• That night my grandmother took me to the hospital because she thought I that I had bronchial pneumonia and lack of oxygen, because I had a severe headache. (
  • The term 'bronchial' is used to differentiate it from 'cardiac' asthma, which is a separate condition that is caused by heart failure. (
  • Bronchial mucous hypersecretion - deals with changes of neuro-humoral regulation or irritation of mucosa. (
  • I now wish I had gone at the start of the asthma attack, so that my bronchial mucosa would not have been damaged by the constant swelling from the pollen irritant and forced shrinkage with the epinephrine inhaler, the spasms were not even completely relieved by the inhaler. (
  • I now only have a little bit of rales and rhonchi left, I know these will disappear within three days time once my bronchial mucosa heals up on its own. (
  • Treatment for bronchial spasms includes bronchodilators, inhaled steroids and anticholinergics, states (
  • Most patients who suffer with bronchial asthma have 'symptom free' periods punctuated by attacks, with wheezing and shortness of breath.They are both basically the same. (
  • wheezing, coughing, shortness of breath are the symptoms of asthma but when it comes to bronchial asthma there are some other important symptoms you can find that is an asthma attack, mild fever make asthma symptoms worse. (
  • It is important to control bronchial asthma symptoms with the help of a qualified health care professional.Common SymptomsSymptoms of bronchial asthma involve chronic asthma attacks which include, but are not limited to, coughing and wheezing, shortness of breath and a feeling of tightness in the chest. (
  • Also called bronchial asthma, asthma is an inflammatory lung disease that causes chronic attacks that restrict airflow. (
  • To relax the spasm of biliary and uretered colic and bronchial spasm. (
  • Magnesium relaxes the lining of the bronchial tract. (
  • Aminophylline relaxes bronchial smooth muscle thereby relieving bronchial spasm. (
  • What conditions cause contraction of the bronchial smooth muscle? (
  • Asthma causes contraction of the bronchial smooth muscle. (
  • People who have asthma or emphysema are susceptible to bronchial hyperactivity. (
  • Methacholine bronchial provocation test and, 24 h later, free running test were carried out. (
  • In tonic spasm, the tension persists for a long time, and in clonic spasm, there are synchronous jerking muscular contractions, which may be diffuse or limited. (
  • Bronchial asthma sufferers that experience coughs and wheezing often have trouble sleeping at night.Hyper-Responsive AirwayBronchial asthma patients suffer from a hyper-responsive airway. (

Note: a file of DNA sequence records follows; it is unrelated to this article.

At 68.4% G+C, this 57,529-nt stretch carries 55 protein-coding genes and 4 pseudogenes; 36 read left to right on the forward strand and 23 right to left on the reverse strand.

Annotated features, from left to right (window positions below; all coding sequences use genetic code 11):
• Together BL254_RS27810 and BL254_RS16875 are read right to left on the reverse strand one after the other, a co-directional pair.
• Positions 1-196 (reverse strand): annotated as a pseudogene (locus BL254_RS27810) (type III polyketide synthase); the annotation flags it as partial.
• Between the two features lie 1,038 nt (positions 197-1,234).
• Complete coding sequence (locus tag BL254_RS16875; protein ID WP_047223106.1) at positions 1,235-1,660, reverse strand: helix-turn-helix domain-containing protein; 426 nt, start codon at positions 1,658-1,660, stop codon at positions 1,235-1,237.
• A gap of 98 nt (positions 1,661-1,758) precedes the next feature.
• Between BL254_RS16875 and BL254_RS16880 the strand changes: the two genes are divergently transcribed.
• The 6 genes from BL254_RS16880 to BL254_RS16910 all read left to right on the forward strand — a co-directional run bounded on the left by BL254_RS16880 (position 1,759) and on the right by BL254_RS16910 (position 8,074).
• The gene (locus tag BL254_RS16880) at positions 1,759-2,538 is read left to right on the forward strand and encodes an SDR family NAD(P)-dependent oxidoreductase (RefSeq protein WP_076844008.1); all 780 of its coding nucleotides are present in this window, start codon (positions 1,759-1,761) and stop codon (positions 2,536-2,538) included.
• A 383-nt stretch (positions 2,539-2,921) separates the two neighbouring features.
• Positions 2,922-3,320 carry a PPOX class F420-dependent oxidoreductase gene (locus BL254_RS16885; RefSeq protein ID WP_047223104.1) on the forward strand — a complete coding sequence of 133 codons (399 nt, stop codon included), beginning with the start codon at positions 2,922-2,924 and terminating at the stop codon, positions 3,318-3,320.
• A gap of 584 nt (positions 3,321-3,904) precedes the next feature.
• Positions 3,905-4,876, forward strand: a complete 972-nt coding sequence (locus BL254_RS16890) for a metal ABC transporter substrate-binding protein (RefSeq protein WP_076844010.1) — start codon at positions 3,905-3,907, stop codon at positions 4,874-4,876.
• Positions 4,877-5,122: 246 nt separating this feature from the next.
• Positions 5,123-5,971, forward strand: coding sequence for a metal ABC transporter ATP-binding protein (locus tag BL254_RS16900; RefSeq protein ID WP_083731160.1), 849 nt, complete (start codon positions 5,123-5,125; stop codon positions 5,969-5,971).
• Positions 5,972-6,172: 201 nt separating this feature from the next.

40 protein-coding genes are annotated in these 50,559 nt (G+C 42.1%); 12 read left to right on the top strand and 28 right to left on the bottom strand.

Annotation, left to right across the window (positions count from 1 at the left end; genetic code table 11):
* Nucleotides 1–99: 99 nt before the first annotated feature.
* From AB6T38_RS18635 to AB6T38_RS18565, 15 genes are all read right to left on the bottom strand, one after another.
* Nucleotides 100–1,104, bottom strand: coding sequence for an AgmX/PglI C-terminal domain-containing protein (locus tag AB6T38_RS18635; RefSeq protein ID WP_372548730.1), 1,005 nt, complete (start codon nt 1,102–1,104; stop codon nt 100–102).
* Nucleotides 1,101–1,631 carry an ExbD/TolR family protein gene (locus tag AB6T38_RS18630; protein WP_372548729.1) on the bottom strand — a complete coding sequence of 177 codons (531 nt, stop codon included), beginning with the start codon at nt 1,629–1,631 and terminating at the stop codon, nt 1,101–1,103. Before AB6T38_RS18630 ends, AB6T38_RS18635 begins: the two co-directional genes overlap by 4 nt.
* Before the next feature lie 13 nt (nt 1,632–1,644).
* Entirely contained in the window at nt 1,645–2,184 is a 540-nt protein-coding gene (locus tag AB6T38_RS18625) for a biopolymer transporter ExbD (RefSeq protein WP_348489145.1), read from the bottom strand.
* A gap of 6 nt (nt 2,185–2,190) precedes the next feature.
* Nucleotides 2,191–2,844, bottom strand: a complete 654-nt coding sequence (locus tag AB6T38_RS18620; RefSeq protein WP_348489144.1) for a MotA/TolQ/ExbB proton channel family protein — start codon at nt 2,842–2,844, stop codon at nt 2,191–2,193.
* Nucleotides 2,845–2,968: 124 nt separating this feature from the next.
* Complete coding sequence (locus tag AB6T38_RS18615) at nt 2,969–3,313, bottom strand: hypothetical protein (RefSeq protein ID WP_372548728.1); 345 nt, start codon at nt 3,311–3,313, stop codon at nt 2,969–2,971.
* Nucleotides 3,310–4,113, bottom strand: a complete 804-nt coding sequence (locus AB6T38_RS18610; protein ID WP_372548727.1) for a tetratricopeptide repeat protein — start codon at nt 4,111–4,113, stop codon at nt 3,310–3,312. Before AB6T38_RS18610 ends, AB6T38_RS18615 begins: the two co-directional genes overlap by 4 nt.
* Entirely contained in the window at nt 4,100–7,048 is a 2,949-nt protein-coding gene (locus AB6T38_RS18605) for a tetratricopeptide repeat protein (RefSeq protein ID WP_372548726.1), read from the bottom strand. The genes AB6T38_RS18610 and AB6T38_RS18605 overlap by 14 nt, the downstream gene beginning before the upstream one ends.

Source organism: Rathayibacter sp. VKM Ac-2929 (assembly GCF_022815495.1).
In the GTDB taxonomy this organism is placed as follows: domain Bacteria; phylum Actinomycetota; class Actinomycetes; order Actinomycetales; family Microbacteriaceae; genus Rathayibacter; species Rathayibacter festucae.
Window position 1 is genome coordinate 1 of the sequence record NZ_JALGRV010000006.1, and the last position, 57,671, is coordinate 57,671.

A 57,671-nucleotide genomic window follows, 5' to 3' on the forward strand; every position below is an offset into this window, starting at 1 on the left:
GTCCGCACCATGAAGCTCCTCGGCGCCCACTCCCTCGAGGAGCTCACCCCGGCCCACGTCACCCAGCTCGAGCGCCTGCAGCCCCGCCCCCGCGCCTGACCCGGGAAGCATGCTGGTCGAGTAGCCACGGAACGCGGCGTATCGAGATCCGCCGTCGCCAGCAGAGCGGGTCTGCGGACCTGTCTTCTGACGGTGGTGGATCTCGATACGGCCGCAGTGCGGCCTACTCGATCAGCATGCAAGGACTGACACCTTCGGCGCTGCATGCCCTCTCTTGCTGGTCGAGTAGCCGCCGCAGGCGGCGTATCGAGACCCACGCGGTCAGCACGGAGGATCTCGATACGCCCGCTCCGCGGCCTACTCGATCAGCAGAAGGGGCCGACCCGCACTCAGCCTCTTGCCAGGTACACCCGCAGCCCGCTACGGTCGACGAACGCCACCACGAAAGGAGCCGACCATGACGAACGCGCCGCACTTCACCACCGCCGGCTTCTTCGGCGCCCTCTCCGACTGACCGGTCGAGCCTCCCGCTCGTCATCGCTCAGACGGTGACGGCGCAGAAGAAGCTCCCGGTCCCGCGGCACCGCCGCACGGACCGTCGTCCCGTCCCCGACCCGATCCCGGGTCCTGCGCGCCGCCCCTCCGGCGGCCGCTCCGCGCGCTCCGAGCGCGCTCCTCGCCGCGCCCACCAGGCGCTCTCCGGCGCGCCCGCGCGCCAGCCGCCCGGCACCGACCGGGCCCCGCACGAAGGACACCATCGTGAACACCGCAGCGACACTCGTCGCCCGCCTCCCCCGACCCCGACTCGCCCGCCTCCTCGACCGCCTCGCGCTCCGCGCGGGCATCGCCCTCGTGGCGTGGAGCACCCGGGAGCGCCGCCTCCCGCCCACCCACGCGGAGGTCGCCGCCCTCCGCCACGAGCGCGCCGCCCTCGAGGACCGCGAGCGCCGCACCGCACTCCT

• The airway begins to restrict and spasm when patients are exposed to a number of environmental factors, such as pollution, cigarette smoke or dust. (
  • Reduces heart rate, breathing, bronchial constriction. (
  • Skeletal-muscle spasms make movement difficult, and smooth-muscle spasms disrupt various functions of organs. (
  • What Causes Muscle Spasms? (
  • What treatment did you use for your muscle spasms? (
  • Muscle spasms used to happen while driving, in leg, toes, calf, and thigh to the point that I'd have to pull off road and walk around the car several times. (
  • I take Lyrica now and it helps with the muscle spasms. (
  • My doctors are stumped, I"ve had all sorts of tests, the last to be a muscle biopsy in the area where the spasm occur the most. (
  • By the 1970s, many Vietnam War veterans used marijuana to reduce muscle spasms from injuries sustained in battle. (
  • The movements are rapid and always repeated in the same way, unlike the spasms associated with chorea. (
  • The coughing spasms can be especially frustrating, as you might feel as though you have a tickle in your throat or need to crouch to rid your chest of tightness. (
  • Lobelia is an extremely powerful and concentrated plant that has an immediate effect, even in very small doses: chewing one-half of a small leaf is enough to provoke severe salivation, or at the very least, to lead to throat spasms and palpitations. (
  • In 55% of patients are bronchial disorders. (
  • Spasms vary from mild twitches to severe convulsions and may be the symptoms of any number of disorders. (
  • Operating on this idea, they administered atropine to suppress such spasms, and found this treatment to be effective. (
  • this is the most common type of spasm and usually is not severe. (
  • it is marked by severe flexion spasms of the head, neck, and trunk and extension of the arms and legs. (
  • Between 1974 and 1992, 447 patients with Wolff-Parkinson-White syndrome were treated, seven of whom had associated severe bronchial asthma. (
  • Bronchial Asthma: Diagnosis and Long-Term Treatment in Adults. (
  • The smooth lining of the bronchial tract could be relaxed with the help of magnesium. (
  • Bronchial Asthma-Symptoms of an Asthma Attack? (
  • Bronchial asthma sufferers experience a number of these symptoms during an asthma attack. (
  • Bronchial Spasm" is a descriptor in the National Library of Medicine's controlled vocabulary thesaurus, MeSH (Medical Subject Headings) . (